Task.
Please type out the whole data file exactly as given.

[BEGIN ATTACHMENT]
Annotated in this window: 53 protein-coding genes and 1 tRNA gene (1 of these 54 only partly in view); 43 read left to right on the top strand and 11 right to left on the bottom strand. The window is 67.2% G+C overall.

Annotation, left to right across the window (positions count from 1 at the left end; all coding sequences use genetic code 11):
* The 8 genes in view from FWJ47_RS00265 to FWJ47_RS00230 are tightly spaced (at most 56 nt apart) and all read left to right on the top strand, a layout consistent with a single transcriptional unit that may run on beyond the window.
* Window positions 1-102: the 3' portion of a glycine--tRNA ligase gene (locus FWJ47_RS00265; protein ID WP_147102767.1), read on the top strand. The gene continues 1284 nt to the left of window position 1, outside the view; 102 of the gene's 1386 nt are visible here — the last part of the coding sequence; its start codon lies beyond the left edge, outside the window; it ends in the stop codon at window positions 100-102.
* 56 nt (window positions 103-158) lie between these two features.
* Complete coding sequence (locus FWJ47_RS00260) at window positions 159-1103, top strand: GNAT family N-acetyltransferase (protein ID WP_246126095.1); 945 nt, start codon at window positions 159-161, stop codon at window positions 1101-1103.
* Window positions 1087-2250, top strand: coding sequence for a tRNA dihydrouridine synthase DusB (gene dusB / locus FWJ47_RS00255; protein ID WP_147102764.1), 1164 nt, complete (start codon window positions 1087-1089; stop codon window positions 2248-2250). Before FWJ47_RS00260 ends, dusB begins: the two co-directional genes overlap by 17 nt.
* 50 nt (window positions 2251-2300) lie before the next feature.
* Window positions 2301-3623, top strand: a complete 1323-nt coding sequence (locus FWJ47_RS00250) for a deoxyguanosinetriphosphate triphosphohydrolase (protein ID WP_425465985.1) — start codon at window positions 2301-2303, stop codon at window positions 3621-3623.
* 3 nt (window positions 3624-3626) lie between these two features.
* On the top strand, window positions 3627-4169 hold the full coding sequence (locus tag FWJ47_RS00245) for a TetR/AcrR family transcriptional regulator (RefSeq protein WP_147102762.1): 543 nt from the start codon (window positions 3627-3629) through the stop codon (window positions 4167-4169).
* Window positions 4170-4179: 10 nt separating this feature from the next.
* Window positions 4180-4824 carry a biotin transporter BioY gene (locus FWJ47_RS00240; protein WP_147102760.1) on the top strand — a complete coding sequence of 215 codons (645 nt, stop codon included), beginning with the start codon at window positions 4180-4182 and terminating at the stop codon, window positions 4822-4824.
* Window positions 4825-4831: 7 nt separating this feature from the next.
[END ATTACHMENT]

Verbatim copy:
Annotated in this window: 53 protein-coding genes and 1 tRNA gene (1 of these 54 only partly in view); 43 read left to right on the top strand and 11 right to left on the bottom strand. The window is 67.2% G+C overall.

Annotation, left to right across the window (positions count from 1 at the left end; all coding sequences use genetic code 11):
* The 8 genes in view from FWJ47_RS00265 to FWJ47_RS00230 are tightly spaced (at most 56 nt apart) and all read left to right on the top strand, a layout consistent with a single transcriptional unit that may run on beyond the window.
* Window positions 1-102: the 3' portion of a glycine--tRNA ligase gene (locus FWJ47_RS00265; protein ID WP_147102767.1), read on the top strand. The gene continues 1284 nt to the left of window position 1, outside the view; 102 of the gene's 1386 nt are visible here — the last part of the coding sequence; its start codon lies beyond the left edge, outside the window; it ends in the stop codon at window positions 100-102.
* 56 nt (window positions 103-158) lie between these two features.
* Complete coding sequence (locus FWJ47_RS00260) at window positions 159-1103, top strand: GNAT family N-acetyltransferase (protein ID WP_246126095.1); 945 nt, start codon at window positions 159-161, stop codon at window positions 1101-1103.
* Window positions 1087-2250, top strand: coding sequence for a tRNA dihydrouridine synthase DusB (gene dusB / locus FWJ47_RS00255; protein ID WP_147102764.1), 1164 nt, complete (start codon window positions 1087-1089; stop codon window positions 2248-2250). Before FWJ47_RS00260 ends, dusB begins: the two co-directional genes overlap by 17 nt.
* 50 nt (window positions 2251-2300) lie before the next feature.
* Window positions 2301-3623, top strand: a complete 1323-nt coding sequence (locus FWJ47_RS00250) for a deoxyguanosinetriphosphate triphosphohydrolase (protein ID WP_425465985.1) — start codon at window positions 2301-2303, stop codon at window positions 3621-3623.
* 3 nt (window positions 3624-3626) lie between these two features.
* On the top strand, window positions 3627-4169 hold the full coding sequence (locus tag FWJ47_RS00245) for a TetR/AcrR family transcriptional regulator (RefSeq protein WP_147102762.1): 543 nt from the start codon (window positions 3627-3629) through the stop codon (window positions 4167-4169).
* Window positions 4170-4179: 10 nt separating this feature from the next.
* Window positions 4180-4824 carry a biotin transporter BioY gene (locus FWJ47_RS00240; protein WP_147102760.1) on the top strand — a complete coding sequence of 215 codons (645 nt, stop codon included), beginning with the start codon at window positions 4180-4182 and terminating at the stop codon, window positions 4822-4824.
* Window positions 4825-4831: 7 nt separating this feature from the next.